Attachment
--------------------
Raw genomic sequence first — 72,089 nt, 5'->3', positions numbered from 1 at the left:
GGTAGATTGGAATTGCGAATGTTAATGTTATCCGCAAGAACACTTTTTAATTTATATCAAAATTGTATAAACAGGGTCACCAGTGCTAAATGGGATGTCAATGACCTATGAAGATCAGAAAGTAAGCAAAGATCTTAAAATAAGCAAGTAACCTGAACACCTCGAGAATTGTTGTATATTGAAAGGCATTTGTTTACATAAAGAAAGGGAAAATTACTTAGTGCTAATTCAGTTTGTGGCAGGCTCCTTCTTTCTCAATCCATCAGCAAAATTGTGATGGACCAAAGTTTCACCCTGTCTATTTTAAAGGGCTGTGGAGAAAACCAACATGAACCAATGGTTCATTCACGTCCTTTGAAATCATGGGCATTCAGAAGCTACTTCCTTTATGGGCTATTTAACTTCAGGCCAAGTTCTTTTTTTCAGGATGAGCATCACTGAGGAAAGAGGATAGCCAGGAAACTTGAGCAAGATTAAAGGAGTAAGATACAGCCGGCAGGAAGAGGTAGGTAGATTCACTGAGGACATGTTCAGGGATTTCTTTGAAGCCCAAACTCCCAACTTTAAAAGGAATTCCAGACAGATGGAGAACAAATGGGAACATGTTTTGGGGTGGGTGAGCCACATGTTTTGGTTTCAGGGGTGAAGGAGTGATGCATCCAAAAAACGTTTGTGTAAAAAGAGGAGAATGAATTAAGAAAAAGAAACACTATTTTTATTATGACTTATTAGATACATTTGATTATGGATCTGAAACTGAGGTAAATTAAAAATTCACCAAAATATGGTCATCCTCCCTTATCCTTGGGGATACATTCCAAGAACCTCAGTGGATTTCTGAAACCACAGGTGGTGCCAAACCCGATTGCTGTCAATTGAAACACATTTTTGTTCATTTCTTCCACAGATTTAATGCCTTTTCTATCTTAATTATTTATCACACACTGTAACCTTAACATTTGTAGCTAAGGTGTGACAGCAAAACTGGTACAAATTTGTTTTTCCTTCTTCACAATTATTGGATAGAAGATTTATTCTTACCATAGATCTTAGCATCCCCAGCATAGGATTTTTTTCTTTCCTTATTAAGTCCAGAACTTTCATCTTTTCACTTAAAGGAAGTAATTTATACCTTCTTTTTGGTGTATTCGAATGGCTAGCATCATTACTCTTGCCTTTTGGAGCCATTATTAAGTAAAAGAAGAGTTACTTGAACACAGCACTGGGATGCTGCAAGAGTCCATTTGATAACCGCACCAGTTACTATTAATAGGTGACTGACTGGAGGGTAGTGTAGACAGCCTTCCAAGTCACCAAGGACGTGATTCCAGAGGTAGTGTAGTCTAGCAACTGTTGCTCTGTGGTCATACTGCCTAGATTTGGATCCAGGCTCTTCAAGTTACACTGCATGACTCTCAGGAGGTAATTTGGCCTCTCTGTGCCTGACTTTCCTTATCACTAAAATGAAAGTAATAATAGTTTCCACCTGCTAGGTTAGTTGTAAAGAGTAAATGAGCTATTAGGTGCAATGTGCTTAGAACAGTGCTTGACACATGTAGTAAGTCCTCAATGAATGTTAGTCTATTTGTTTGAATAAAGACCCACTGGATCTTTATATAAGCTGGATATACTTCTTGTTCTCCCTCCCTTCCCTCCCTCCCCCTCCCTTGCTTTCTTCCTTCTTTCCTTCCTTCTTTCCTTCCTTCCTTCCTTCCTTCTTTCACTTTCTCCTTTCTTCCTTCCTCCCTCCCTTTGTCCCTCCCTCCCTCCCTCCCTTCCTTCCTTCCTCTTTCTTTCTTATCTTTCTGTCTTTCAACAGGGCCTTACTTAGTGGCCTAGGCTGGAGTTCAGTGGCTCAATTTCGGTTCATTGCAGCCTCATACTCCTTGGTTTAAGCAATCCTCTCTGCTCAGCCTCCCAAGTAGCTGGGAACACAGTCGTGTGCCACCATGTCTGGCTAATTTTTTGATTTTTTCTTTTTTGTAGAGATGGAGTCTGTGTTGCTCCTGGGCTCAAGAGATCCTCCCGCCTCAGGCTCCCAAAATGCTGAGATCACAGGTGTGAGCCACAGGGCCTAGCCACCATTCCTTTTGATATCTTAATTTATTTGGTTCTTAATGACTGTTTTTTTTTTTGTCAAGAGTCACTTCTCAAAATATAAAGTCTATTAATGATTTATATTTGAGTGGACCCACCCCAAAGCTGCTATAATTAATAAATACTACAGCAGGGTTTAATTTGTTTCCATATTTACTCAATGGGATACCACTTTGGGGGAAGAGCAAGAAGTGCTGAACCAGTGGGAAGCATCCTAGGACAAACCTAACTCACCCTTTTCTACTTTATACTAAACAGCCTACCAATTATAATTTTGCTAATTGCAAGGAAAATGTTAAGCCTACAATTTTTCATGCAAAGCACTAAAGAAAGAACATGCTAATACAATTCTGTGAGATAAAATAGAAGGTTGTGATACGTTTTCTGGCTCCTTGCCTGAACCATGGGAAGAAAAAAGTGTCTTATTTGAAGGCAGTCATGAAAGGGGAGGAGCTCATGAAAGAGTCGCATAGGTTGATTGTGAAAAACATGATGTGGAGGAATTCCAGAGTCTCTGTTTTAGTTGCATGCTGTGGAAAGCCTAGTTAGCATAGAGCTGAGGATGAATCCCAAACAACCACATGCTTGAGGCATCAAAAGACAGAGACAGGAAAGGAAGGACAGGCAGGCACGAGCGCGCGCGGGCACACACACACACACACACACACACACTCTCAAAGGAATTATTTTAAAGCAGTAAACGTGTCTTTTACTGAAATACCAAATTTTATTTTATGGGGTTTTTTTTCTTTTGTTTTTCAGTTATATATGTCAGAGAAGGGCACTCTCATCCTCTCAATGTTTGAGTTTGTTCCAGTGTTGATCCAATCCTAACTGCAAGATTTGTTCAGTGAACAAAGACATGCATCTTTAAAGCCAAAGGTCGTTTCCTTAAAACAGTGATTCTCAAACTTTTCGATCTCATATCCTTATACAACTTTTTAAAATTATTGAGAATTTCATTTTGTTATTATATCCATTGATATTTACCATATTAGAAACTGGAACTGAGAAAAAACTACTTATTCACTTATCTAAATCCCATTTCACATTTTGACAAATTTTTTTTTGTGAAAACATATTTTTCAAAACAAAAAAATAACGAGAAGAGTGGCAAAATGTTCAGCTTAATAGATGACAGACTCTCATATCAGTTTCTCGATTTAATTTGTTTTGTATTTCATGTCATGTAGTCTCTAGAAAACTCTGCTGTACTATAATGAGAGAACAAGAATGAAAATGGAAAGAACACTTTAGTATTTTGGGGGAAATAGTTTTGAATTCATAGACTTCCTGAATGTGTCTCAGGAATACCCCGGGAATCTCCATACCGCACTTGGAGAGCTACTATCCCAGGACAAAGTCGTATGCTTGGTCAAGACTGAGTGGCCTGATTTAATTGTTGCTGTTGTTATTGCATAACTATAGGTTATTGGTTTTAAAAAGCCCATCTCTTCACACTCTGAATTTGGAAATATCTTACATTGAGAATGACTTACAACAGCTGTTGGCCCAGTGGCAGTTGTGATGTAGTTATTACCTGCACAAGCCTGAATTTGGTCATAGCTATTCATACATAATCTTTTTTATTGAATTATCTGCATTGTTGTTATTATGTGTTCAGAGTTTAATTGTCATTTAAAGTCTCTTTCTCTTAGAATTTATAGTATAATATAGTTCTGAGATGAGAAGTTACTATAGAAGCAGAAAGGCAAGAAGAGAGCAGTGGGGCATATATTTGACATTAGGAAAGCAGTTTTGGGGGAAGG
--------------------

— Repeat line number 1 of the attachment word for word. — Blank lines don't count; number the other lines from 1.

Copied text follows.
Raw genomic sequence first — 72,089 nt, 5'->3', positions numbered from 1 at the left: